The Art of Inquiry: Asking the Great Questions
Philosophy — traditionally at the center of the liberal arts – asks some of the most difficult and searching questions about human existence, the nature of the universe, right and wrong in human conduct, and the basis of our social and political arrangements.
In so doing, it gives the mind the greatest possible leeway to doubt, probe, and criticize. Philosophy by nature tends not to generate textbook answers. It can aid in putting questions on the nature of oneself, life, and reality into coherent and nuanced perspectives.
Course of Study
The Partners in Philosophy Prison Program will continue this Summer 2013 in Jessup Correctional Institute, a maximum security prison near Baltimore. The program was begun in 2011 by James Schelberg ‘12 and Jared Rankin (formerly of WC now of Bard) on their own initiative and using no funds outside of their own money.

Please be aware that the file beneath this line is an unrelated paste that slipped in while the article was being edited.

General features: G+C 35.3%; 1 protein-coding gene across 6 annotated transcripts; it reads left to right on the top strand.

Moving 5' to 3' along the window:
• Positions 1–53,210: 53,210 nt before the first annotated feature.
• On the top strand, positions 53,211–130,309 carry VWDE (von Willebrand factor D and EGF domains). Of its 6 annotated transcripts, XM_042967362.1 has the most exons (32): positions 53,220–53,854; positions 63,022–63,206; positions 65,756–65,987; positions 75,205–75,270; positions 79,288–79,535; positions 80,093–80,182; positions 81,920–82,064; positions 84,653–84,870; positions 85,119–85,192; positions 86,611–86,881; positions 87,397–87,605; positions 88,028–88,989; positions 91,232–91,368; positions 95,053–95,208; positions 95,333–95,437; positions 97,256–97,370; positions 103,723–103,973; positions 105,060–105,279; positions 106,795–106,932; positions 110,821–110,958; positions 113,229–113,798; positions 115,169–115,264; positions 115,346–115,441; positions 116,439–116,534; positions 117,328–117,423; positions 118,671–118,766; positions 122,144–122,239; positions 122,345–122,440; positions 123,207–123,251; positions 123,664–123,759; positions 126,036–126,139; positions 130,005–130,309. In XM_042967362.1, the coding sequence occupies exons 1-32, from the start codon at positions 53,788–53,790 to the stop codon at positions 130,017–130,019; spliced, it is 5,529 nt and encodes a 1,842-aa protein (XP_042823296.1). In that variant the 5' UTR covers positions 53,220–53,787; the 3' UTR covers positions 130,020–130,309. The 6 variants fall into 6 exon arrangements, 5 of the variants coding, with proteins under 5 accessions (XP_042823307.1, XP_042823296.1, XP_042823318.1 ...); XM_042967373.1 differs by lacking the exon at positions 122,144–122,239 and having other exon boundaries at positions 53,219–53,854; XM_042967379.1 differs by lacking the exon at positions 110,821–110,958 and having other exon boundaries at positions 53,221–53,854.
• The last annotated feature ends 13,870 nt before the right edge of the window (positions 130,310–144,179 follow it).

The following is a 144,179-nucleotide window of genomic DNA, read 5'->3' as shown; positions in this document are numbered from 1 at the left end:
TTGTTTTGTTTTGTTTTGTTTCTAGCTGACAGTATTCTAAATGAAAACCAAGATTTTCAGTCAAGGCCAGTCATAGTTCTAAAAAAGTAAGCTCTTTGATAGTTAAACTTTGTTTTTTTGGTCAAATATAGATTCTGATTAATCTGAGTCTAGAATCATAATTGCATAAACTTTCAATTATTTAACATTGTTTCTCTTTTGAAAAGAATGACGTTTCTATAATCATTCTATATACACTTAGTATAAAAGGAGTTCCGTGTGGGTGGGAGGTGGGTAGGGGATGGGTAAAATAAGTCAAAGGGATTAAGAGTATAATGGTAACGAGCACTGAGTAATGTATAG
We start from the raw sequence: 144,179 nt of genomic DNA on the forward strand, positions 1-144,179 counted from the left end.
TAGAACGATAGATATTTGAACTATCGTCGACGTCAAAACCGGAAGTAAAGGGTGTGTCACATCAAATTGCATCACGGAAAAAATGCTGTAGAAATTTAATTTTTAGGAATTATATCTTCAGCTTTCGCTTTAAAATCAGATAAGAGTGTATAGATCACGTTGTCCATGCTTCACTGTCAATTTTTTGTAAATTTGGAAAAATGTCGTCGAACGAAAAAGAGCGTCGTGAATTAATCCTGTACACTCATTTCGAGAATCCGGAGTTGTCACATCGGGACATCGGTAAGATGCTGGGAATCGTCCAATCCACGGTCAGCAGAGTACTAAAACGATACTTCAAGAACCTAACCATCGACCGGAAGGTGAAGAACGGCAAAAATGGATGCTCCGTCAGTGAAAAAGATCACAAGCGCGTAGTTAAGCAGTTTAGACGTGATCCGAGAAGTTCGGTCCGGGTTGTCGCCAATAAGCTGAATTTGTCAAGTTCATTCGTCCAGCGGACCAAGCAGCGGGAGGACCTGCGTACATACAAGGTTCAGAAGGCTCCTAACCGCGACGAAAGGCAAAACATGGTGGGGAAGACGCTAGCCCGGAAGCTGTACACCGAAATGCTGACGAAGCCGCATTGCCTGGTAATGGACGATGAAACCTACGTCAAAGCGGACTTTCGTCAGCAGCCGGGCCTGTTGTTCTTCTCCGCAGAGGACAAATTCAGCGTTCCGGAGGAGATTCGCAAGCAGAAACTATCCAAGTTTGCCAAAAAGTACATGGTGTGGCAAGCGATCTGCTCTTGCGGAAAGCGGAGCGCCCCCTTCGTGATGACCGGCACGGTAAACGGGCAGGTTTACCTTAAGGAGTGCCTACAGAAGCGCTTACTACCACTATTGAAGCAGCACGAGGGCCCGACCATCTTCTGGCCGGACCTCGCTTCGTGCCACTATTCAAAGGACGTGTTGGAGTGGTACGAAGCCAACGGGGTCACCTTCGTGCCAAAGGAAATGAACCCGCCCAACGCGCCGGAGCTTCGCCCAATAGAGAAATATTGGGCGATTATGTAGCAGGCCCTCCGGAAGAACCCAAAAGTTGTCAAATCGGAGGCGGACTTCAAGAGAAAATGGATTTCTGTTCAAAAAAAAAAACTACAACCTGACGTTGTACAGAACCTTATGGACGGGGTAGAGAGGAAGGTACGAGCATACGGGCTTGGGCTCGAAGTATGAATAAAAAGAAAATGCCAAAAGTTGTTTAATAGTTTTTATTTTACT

This summer’s program is being administered by Rankin. For most faculty, presenting is usually the commitment of a single day. Interested faculty may contact him at firstname.lastname@example.org.
The program features an inter-disciplinary Humanities course taught to inmates by a variety of mostly Washington College instructors. In 2012 weekly presentations and discussions were run by WC professors from Art, Philosophy, History, English, and Classical thought. Schelberg and Rankin’s program was prominently featured in an article in the Washington Post.
Financial advisor and philanthropist Joseph M. Brodecki will share his deep involvement with the museum when he comes to campus April 23 to talk about philanthropy.
Catholic University theologian Nicholas Lombardo explores what bores us and what it means in April 15 talk.
Senior Schelberg is One of 20 in the Nation to be Named to USA Today’s All-USA College Academic Team. He has recently accepted a full scholarship to attend the Ph.D. program in Philosophy at Johns Hopkins University
Felafelsphy Dinner Party
Felafelsphy Dinner PartyX